From ATMs to GPS devices to smartphones, touch screens are now ubiquitous. As vast quantities of information are delivered literally to our fingertips, we are increasingly interacting with the digital, well, digitally. But so far, it’s generally a one-sided exchange: Screens are capable of sensing our touch, but we get no physical feedback. One exception is vibrations, which announce the arrival of text messages and enhance the experience of playing video games, but this barely scratches the surface in terms of possibilities for tactile interaction.
In recent years, though, computer scientists at the University of Tokyo have developed something called the Airborne Ultrasound Tactile Display, which promises to radically expand these possibilities. Producing “touchable holograms,” the system allows users to feel the size, shape and even the texture of objects they see on a screen—for example, a ball bouncing or raindrops falling on their hands—with no special gloves or input devices required. It does this by radiating, in the space above the display, extremely focused ultrasound waves capable of exerting force on but not penetrating skin.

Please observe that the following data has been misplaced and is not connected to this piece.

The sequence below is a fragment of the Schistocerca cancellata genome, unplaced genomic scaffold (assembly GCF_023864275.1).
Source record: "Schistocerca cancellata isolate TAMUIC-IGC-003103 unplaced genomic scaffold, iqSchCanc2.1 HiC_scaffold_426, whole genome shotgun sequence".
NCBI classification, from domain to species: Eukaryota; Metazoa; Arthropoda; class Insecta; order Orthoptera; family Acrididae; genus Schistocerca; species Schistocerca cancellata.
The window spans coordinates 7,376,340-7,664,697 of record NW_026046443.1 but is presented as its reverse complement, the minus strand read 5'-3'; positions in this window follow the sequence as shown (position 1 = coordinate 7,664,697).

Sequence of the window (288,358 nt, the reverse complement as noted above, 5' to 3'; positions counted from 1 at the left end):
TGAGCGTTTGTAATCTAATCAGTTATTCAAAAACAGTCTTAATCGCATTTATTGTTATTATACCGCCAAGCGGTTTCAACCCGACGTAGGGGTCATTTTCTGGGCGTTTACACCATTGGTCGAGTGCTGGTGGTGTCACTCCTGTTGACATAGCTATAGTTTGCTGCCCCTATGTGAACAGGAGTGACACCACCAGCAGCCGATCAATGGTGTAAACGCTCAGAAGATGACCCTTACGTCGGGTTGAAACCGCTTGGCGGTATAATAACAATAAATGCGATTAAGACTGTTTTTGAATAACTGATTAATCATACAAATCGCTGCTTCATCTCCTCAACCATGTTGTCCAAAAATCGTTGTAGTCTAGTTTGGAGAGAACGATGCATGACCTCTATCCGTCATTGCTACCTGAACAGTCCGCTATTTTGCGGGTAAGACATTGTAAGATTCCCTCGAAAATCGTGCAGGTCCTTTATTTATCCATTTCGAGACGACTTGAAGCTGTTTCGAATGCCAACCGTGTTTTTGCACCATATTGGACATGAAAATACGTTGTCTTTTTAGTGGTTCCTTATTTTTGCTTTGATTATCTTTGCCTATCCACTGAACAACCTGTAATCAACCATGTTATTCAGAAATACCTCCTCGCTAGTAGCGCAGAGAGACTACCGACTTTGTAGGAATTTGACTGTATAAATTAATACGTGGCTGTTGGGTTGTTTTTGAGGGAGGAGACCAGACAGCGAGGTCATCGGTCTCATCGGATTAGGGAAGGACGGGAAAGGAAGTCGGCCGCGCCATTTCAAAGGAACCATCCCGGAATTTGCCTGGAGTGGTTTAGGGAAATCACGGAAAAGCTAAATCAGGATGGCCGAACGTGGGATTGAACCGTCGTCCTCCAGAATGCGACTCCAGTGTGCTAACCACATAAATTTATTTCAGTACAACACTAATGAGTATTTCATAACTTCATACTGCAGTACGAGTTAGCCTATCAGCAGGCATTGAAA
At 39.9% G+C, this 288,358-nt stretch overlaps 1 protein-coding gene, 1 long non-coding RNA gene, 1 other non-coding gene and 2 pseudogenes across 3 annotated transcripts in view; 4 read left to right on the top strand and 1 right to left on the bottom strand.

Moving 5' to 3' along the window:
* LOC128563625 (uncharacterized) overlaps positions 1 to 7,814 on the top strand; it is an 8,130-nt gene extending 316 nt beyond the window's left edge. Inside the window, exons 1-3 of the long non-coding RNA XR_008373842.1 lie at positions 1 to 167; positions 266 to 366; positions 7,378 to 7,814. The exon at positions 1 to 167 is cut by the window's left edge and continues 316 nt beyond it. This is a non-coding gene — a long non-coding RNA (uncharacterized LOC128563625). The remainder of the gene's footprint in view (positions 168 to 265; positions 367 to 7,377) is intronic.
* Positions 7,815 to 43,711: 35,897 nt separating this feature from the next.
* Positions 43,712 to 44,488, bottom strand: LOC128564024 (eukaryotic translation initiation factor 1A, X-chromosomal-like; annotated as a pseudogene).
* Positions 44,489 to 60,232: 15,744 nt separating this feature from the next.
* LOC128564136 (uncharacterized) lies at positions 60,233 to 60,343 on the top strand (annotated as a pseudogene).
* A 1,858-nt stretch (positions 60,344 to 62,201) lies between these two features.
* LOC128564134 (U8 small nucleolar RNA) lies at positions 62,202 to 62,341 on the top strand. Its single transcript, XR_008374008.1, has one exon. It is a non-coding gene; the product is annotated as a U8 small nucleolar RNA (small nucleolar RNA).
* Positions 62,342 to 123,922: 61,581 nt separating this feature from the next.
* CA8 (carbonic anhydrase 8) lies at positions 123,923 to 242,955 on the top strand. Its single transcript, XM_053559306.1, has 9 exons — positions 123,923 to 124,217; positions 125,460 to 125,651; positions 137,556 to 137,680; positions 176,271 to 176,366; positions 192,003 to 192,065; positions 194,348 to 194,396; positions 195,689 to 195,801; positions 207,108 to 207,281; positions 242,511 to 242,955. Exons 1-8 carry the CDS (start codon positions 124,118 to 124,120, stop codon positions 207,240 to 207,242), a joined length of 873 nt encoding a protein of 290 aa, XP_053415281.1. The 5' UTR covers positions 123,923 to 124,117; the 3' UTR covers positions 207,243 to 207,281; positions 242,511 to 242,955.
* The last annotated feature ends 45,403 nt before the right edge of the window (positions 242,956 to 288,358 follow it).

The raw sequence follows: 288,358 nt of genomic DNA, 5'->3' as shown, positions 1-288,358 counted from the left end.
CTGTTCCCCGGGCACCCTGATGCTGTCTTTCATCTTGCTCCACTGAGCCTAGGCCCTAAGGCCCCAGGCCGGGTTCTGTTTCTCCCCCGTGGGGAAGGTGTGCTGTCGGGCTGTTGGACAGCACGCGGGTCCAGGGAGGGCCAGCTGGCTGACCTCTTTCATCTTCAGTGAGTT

Japan has been at the forefront of this trend. In 2001, researchers at the University of Tsukuba exhibited Feelex, a matrix of controllable rods, covered by a flexible screen, that reshape automatically, providing a tactile topology to complement screen graphics. In 2004, the Nippon Telegraph and Telephone Cyber Communication Laboratory Group invented a system that used targeted airstreams, not ultrasound, to create the sensation of contours.
The future uses of this technology are fascinating to contemplate: We may be able to feel the topography of digital maps or the texture of virtual textiles. Now that we are increasingly viewing images in 3-D, will we one day have the equivalent experience of touching them as well?